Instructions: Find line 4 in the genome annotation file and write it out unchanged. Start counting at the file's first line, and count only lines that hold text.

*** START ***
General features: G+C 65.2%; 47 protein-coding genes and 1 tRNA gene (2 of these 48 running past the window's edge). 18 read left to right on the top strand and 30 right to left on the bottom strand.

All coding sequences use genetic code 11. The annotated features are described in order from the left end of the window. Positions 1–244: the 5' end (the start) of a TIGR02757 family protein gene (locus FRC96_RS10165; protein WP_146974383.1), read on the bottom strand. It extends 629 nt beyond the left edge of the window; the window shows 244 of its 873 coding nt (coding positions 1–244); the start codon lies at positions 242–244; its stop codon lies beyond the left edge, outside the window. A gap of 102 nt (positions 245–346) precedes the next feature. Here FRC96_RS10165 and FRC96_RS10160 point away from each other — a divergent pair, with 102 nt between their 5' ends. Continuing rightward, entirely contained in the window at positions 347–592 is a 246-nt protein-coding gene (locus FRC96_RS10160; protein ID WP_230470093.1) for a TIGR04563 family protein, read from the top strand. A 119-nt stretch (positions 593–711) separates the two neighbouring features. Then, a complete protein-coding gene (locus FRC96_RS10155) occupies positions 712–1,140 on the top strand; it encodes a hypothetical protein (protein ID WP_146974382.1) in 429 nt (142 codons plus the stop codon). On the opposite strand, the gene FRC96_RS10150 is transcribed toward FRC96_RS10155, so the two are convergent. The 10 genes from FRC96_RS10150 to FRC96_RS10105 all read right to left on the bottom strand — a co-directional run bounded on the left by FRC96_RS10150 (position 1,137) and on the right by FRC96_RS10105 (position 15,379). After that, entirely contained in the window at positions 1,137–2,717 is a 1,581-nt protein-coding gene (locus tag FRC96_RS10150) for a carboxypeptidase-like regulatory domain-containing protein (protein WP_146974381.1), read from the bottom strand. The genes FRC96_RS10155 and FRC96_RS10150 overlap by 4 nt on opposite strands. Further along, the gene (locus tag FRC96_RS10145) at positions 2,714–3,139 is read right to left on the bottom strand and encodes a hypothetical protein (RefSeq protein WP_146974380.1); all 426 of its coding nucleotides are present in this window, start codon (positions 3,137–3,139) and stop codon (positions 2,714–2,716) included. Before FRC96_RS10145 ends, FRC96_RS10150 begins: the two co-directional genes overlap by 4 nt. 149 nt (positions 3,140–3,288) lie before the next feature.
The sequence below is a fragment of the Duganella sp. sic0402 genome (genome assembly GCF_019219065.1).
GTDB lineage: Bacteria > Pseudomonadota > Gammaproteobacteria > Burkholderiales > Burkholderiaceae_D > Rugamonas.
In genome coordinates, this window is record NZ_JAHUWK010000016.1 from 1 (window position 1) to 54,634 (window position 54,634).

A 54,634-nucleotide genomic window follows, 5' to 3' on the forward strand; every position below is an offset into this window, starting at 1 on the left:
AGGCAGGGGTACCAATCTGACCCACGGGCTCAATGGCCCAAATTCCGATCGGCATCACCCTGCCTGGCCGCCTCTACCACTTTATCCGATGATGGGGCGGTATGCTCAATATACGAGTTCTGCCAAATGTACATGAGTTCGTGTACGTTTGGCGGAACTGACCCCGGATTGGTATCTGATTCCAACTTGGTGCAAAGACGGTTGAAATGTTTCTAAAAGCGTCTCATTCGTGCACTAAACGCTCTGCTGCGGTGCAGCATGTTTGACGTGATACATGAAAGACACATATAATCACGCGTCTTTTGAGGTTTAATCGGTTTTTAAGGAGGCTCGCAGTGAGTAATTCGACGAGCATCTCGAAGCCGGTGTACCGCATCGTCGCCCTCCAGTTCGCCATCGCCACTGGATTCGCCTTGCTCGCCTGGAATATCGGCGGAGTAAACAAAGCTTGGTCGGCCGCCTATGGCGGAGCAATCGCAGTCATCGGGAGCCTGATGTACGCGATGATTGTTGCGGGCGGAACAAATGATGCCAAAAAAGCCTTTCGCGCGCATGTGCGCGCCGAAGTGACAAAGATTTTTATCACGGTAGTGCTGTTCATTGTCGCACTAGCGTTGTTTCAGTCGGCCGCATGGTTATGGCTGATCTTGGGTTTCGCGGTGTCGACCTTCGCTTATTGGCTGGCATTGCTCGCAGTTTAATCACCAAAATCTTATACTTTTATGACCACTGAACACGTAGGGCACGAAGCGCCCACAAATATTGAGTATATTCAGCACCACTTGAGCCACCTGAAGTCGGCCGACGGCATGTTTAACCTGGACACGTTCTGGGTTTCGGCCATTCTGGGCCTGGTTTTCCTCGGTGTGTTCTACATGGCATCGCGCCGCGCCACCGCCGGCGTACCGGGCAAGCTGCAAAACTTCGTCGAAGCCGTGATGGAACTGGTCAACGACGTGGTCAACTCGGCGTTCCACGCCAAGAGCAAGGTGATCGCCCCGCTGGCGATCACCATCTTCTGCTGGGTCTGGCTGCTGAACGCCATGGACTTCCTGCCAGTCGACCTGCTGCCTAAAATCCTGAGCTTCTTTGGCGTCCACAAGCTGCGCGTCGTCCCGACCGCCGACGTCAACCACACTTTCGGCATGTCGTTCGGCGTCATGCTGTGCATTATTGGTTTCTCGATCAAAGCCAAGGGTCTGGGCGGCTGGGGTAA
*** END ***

GTDB lineage: Bacteria > Pseudomonadota > Gammaproteobacteria > Burkholderiales > Burkholderiaceae_D > Rugamonas.